When Yahoo’s new CEO, Marissa Mayer, complained that her company’s on-hold music was “garbage,” she got results. Yahoo’s callers now hear a specially recorded ditty from New York’s Jingle Punks:
Mayer approved, as did contributors to tech blogs and readers at Yahoo’s forums.
But what do you do when you can’t command that sort of high-level talent?
How do you deliver quality on hold music that not only reflects your brand but provides the perfect musical landscape for your on hold messages?
Find a full-service on hold marketing provider with the expertise to build a positive audio experience for your customers.
Bad Music Is A Customer Service Problem
Bad online press can be a huge problem for any company. Just Google “terrible on hold music” and listen to recordings of particularly bad music (if you can stand it!). You’ll find examples like these at Neatorama’s list of Terrible On Hold Music:
Bad On-Hold Music 1:
Bad On-Hold Music 2:
Other sites list caller complaints about everything from sound quality to musical choices. The longer they have to listen, the crankier they get, explained ZDNet columnist David Gewirtz. He speculated about why the on hold music is so bad for Microsoft’s cloud support, and the answer is not great from a customer service perspective:
“On Sunday, I spent about an hour on hold for Microsoft at various stages of the process and their hold music (especially at the tech support level) is essentially static (very loud static) backed by an unrecognizable tune.
In my more paranoid on-hold moments, I sometimes suspect they’re doing it on purpose — just to get us to hang up and go away. But I’m tough. I can suffer through the terrible sound. I just get cranky and crank out cranky articles while I’m waiting. Then, of course, they have to deal with a crankier customer when they finally get around to my call.”
Experiences like this do more than irritate individual customers, because people are more than willing to share negative experiences. Many turn to social media to air their complaints and a single bad experience can quickly become a viral sensation.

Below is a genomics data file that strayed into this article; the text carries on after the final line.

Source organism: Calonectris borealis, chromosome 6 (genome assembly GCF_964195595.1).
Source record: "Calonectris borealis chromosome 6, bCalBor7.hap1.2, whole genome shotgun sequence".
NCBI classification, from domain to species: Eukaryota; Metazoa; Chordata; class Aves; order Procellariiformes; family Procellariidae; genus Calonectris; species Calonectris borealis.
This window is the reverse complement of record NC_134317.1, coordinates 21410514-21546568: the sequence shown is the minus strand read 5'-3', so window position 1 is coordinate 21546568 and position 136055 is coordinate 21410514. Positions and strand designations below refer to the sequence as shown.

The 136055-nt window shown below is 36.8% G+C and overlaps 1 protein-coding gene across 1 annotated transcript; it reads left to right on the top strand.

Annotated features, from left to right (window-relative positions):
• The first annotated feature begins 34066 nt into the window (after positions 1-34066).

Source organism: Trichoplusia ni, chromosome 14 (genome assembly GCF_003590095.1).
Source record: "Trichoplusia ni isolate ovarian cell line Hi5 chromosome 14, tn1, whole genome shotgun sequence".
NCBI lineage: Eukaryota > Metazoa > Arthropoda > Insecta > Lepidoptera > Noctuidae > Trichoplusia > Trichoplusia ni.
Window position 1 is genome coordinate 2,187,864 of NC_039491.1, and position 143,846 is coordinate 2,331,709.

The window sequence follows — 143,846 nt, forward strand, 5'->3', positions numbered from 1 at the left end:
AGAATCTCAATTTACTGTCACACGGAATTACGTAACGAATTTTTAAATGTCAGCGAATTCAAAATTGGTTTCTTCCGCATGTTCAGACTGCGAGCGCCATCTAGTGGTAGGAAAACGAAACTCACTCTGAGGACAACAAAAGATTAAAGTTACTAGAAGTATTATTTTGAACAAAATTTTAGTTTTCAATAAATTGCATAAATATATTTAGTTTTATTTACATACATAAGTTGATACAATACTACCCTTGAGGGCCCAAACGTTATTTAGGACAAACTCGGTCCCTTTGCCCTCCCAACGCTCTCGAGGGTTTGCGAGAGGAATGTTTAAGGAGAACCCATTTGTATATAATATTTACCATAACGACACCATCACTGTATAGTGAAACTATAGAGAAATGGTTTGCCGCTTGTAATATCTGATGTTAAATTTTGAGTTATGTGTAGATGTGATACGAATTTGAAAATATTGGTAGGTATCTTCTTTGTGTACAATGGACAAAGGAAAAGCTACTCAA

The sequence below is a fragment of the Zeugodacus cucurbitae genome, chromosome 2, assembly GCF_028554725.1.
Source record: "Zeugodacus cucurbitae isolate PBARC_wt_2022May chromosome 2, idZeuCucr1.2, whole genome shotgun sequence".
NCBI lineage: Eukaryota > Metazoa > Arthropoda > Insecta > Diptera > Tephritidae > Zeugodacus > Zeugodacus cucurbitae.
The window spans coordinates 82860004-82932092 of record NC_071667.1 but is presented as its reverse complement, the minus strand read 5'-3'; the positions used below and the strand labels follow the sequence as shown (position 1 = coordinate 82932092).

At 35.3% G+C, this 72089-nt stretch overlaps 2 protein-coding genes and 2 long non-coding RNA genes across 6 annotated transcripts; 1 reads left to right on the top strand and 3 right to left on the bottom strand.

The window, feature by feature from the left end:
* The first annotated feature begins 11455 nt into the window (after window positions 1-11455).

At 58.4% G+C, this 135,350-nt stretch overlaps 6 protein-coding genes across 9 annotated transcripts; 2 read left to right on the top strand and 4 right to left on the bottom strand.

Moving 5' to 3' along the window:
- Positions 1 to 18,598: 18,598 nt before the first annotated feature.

Your company’s on-hold queue is an “invisible line” of customers with the same expectations for service as in-person customers. Consider a long line of customers in your store who feel like they’re trapped in a seemingly endless line with no clues about wait time, listening to blaring music that sounds like it’s being played on a Victrola, and subjected to surly clerks who learned customer service skills from clerks at the DMV.
If that doesn’t kill your brand – and your business – nothing will.
Customer service people can be trained, but equipment can’t. Companies should regularly review their on-hold music and message choices and keep their equipment up-to-date. Marissa Mayer knew what callers to Yahoo were hearing. Do you know what your customers listen to while they wait for service?
If not, it’s time to find out. Call your company as a customer: if any of these three warning flags is waving, it’s time to update your telephone on-hold system.
When choosing an on-hold service provider, ask the company to describe its service and support. Using a single on-hold message isn’t a solution. It’s a big problem, because messages quickly become outdated as your business changes.
Building an effective audio brand using on-hold messaging and on hold music is both an art and technical challenge. The right full-service on-hold messaging provider will partner with you and help you reinforce your company brand while offering callers an excellent user experience.